We are using the Silo level for our testing, which is a level most people who haven’t even played the game know about, thanks to Valves inclusion of it in their Episode Two trailers during the year before its release. During our gameplay, we shoot down a total of three Striders (their locations are identical with each run, since we are running a saved game file) and a barn is blown to smithereens.

Overall it’s a great level, but the Strider’s minions can prove a pain in the rear at times – most notably when they headbutt you. Nothing a little flying log won’t solve, however! This levels graphics consist mostly of open fields and trees, although there is a few explosions in the process as well, such as when you blow the Striders apart with the help of the Magnusson Device.

Settings: High graphic settings are used throughout all three resolutions, with 4x AA and 8xAF.

The card performed well here, but like Crysis, 1920×1200 is the preferred resolution. While 2560×1600 handled well enough, it wasn’t as smooth as the lower resolutions.


Call of Juarez

Each graph for our benchmarking results are labeled with the resolution that the game was played at, while omitting secondary settings such as Anti-Aliasing, Anisotropic Filtering, texture quality, et cetera. To view all specific settings that we used, please refer to our testing methodology page, where screenshots show the exact settings used.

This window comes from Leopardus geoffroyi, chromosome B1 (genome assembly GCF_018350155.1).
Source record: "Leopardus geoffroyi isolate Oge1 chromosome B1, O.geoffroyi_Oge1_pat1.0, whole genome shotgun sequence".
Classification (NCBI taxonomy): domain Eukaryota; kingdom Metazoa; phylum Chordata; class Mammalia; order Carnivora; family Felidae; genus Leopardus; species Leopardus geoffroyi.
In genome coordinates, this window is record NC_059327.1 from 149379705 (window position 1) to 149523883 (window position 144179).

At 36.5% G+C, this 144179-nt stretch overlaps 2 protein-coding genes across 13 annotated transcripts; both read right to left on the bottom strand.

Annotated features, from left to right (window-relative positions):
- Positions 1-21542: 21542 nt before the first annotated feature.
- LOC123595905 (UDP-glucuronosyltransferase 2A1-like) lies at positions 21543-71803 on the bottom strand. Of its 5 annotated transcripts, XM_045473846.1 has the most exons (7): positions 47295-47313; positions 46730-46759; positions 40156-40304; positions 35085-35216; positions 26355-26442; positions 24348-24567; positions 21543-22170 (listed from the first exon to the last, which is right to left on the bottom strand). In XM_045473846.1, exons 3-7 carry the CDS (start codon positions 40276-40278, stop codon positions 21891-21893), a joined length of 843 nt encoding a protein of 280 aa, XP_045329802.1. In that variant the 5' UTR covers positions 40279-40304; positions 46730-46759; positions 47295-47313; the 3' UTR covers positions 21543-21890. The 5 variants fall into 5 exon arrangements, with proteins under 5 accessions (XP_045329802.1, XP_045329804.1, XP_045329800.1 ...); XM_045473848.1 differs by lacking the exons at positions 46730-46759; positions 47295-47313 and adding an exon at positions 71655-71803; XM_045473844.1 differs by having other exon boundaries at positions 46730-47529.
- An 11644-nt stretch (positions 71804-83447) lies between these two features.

Call of Juarez

Western FPS games are not common, so when one hits, people notice. Luckily for FPS fans, Call of Juarez delivered great graphics, solid gameplay and a very high difficulty. It’s a great game to benchmark due to its ability to run in DX10 mode, under Windows Vista. This mode is far more demanding than the DX9 mode, but the results are better.

We take the role of Billy Candle in the level we chose, which is rather simple in concept. We begin out at the end of a linear path that we must follow in order to reach a ravine that we must cross.

The goal of the level is to sneak through a farm and ride off with a horse in order to make the jump, but since that process takes far too long, our run through consists of following the exact same path each time, which ends up on the opposite side of the farm near an edge with water below.

Settings: Very high graphic settings are used here, although AA is never used. The fact that the game uses DX10 is enough to drag performance down.

It may not look it, but CoJ in DX10 mode is a hardcore test on a GPU, and it was only at 1680×1050 where the 9600 GT really strutted its stuff. At higher resolutions, the game played, but not well. Please note that the card handled a lot better in DX9 mode, however. We chose DX10 mode as it’s more aggressive.


S.T.A.L.K.E.R.

Each graph for our benchmarking results are labeled with the resolution that the game was played at, while omitting secondary settings such as Anti-Aliasing, Anisotropic Filtering, texture quality, et cetera. To view all specific settings that we used, please refer to our testing methodology page, where screenshots show the exact settings used.

S.T.A.L.K.E.R.